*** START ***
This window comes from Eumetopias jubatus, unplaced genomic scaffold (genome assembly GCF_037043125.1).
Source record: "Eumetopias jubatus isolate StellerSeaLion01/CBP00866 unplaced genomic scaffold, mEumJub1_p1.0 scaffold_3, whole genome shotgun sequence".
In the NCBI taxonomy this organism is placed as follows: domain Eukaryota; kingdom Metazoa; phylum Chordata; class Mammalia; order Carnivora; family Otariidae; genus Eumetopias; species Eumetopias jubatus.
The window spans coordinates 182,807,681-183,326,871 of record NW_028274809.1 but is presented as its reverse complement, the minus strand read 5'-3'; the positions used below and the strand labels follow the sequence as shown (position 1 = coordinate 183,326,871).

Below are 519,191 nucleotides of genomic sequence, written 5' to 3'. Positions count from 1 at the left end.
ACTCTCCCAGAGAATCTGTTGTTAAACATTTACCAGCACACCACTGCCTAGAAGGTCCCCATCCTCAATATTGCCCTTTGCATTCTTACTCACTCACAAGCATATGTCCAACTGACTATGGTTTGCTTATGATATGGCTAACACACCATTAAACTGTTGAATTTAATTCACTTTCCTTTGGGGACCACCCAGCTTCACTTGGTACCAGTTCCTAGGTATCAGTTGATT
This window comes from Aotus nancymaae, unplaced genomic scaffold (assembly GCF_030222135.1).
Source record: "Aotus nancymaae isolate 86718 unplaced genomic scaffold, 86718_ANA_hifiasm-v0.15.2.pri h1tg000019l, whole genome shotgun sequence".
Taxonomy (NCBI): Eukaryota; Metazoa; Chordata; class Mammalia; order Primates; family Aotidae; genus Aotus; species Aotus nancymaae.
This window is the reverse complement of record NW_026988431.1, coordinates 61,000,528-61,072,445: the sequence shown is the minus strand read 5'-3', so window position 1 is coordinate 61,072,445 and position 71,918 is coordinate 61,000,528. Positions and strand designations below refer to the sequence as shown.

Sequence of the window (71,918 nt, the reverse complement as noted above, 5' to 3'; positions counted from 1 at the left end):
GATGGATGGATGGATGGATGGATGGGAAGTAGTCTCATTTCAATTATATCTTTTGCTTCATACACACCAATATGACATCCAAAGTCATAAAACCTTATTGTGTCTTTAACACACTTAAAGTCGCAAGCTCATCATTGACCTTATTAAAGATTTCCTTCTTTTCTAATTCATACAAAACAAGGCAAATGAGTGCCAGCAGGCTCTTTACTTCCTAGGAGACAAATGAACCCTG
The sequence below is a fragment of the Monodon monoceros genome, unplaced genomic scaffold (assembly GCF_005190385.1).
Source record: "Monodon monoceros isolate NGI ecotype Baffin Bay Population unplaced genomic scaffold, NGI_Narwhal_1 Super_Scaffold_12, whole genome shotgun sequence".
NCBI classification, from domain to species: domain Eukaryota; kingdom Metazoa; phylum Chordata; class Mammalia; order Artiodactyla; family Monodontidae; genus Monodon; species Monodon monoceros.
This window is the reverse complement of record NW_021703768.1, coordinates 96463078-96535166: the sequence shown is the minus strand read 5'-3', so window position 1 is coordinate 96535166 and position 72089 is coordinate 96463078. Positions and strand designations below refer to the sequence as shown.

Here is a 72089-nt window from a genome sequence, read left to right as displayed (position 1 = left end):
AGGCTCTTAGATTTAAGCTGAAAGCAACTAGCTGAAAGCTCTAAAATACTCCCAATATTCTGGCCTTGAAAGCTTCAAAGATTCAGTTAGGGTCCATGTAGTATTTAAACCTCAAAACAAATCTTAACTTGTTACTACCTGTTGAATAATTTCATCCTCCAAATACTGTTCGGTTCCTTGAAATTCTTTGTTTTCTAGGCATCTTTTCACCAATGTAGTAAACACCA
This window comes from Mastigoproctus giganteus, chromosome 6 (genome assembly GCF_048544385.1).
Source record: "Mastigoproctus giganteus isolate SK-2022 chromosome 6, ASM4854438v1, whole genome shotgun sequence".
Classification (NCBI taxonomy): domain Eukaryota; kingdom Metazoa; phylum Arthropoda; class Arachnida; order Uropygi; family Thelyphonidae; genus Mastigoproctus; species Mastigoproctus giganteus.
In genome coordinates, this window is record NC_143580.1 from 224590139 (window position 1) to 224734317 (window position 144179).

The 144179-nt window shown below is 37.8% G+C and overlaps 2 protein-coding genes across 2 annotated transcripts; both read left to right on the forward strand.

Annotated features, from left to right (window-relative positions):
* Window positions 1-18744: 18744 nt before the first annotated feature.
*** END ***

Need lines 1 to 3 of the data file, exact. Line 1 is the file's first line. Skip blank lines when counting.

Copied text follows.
This window comes from Eumetopias jubatus, unplaced genomic scaffold (genome assembly GCF_037043125.1).
Source record: "Eumetopias jubatus isolate StellerSeaLion01/CBP00866 unplaced genomic scaffold, mEumJub1_p1.0 scaffold_3, whole genome shotgun sequence".
In the NCBI taxonomy this organism is placed as follows: domain Eukaryota; kingdom Metazoa; phylum Chordata; class Mammalia; order Carnivora; family Otariidae; genus Eumetopias; species Eumetopias jubatus.